A nationwide survey released Thursday by the Anti-Defamation League shows the number of Americans who hold anti-Semitic attitudes remains constant from its 2005 findings, demonstrating once again that "anti-Semitic beliefs endure in America."
The 2007 Survey of American Attitudes Towards Jews in America, a national telephone survey of 2,000 American adults conducted October 6 through October 19, found that 15% of Americans - or nearly 35 million adults - hold views about Jews that are "unquestionably anti-Semitic," compared to 14% in 2005. Previous ADL surveys over the last decade had indicated that anti-Semitism was in decline (graph). Seven years ago, in 1998, the number of Americans with hardcore anti-Semitic beliefs had dropped to 12% from 20% in 1992. The survey was released at the annual meeting of the League's National Commission.
"What concerns us is that the successes we had seen moving toward a more tolerant and accepting America appear not to have taken hold as firmly as we had hoped," said Abraham H. Foxman, ADL National Director. "These findings, coupled with the ongoing acts of anti-Semitic incidents and hate crimes, suggest that anti-Semitic beliefs endure and resonate with a substantial segment of the population, nearly 35 million people."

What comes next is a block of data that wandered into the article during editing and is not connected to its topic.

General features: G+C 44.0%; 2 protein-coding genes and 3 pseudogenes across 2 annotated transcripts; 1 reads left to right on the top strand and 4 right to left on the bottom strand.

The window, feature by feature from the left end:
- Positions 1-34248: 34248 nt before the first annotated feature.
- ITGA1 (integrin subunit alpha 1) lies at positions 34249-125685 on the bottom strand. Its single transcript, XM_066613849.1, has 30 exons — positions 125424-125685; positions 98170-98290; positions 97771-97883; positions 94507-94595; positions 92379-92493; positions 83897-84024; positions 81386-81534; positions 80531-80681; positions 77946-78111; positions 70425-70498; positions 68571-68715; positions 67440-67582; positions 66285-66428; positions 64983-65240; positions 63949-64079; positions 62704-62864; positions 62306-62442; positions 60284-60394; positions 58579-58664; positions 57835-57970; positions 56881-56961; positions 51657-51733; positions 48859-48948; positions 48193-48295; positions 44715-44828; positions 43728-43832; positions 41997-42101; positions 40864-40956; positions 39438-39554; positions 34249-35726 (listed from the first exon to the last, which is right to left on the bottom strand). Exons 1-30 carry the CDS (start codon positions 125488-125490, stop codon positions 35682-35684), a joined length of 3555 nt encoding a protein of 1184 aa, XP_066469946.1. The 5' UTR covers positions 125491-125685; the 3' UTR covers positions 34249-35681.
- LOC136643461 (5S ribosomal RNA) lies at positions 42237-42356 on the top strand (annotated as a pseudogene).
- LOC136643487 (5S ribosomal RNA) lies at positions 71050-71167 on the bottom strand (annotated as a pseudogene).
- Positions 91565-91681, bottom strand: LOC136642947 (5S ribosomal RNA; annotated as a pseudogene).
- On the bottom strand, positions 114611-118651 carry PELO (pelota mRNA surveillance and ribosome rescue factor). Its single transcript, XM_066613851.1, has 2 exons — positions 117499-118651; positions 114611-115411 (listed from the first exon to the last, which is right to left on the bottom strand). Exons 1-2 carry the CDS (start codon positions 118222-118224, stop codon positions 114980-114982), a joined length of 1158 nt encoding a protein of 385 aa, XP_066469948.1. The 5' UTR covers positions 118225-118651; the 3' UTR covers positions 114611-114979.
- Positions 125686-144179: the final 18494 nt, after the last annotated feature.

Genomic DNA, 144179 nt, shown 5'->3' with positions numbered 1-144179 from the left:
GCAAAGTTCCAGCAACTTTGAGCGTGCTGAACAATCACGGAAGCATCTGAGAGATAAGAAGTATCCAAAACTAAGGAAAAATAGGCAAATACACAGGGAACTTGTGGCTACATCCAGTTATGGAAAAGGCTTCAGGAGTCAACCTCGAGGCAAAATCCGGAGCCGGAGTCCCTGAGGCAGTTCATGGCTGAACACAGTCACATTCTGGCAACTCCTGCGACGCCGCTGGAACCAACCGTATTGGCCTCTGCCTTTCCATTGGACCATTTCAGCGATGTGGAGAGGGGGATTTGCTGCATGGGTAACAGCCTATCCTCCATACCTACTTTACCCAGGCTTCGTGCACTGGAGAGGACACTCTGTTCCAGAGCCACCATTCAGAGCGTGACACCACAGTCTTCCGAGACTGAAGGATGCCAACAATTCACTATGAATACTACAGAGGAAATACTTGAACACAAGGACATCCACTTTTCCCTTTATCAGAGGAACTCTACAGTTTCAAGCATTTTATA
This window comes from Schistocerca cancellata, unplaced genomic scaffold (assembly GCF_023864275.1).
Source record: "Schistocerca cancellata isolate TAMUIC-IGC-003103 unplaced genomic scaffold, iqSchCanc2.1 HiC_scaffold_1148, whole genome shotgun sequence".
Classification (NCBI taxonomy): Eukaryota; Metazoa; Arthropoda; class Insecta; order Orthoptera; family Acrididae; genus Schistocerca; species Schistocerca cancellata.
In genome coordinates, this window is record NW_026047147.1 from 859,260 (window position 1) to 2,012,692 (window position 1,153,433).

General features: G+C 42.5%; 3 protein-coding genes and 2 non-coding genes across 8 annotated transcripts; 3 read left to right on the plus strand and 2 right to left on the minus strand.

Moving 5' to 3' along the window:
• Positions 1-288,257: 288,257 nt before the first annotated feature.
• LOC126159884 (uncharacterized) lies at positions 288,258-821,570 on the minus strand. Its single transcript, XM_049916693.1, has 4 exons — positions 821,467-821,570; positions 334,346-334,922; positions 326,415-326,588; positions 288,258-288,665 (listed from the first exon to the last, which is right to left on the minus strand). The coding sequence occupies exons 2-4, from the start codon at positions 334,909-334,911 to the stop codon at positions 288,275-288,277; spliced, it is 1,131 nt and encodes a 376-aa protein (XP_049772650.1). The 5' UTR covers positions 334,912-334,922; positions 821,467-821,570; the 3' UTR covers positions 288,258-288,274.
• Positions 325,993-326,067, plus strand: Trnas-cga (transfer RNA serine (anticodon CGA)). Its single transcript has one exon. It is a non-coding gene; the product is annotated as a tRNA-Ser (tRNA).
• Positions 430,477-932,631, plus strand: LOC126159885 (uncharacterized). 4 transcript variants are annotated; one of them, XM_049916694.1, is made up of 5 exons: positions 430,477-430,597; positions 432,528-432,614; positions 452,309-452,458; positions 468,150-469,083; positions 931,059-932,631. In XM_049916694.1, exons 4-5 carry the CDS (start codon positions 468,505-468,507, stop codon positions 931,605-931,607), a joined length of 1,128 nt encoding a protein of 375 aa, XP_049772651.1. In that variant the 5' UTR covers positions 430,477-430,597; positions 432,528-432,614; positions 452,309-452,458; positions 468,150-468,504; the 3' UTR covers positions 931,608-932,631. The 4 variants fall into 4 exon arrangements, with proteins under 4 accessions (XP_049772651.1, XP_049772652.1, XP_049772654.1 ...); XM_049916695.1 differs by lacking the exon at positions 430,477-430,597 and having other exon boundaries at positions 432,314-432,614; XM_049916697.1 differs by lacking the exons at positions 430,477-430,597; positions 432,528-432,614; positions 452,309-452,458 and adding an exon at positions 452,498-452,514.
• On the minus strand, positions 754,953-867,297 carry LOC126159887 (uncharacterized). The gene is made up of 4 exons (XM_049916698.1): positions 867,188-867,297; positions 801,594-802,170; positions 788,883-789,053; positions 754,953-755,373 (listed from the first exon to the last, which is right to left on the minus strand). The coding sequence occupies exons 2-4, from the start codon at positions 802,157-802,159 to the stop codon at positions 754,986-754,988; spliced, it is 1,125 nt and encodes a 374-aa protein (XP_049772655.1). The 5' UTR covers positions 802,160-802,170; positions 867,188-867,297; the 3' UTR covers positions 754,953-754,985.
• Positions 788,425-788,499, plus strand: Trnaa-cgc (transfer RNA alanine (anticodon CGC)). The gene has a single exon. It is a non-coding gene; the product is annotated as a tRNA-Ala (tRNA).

The survey found that 31% of Americans believe Jews are more loyal to Israel than America, down from 33% in 2005; in 2002 it was 33%; in 1998, it was 31%; in 1992; 35%.
More than one quarter – 27% of the American people – believe Jews were responsible for the death of Christ, down from 30% in 2005, up from 25% in 2002.
Fifteen percent (15%) of the general population believes that Jews have "Too much power in the U.S." -- unchanged from 2005; 67% for those who are the most anti-Semitic.
Twenty percent (20%) believe Jews have "Too much power in the business world" and 18% believe Jews have "Too much control/influence on Wall Street, both up one percent from 2005.
"When it comes to Jews, old stereotypes die hard," said Mr. Foxman, "especially about loyalty, the death of Jesus, and power. For over 40 years one of the most stable and telling indicators of anti-Jewish prejudice in America has been the question of fundamental Jewish loyalty to the U.S."
Foxman added that, "Stereotypes about 'Jewish power' in the U.S. have replaced many of the classical ethnic stereotypes previously attributed to Jewish Americans."
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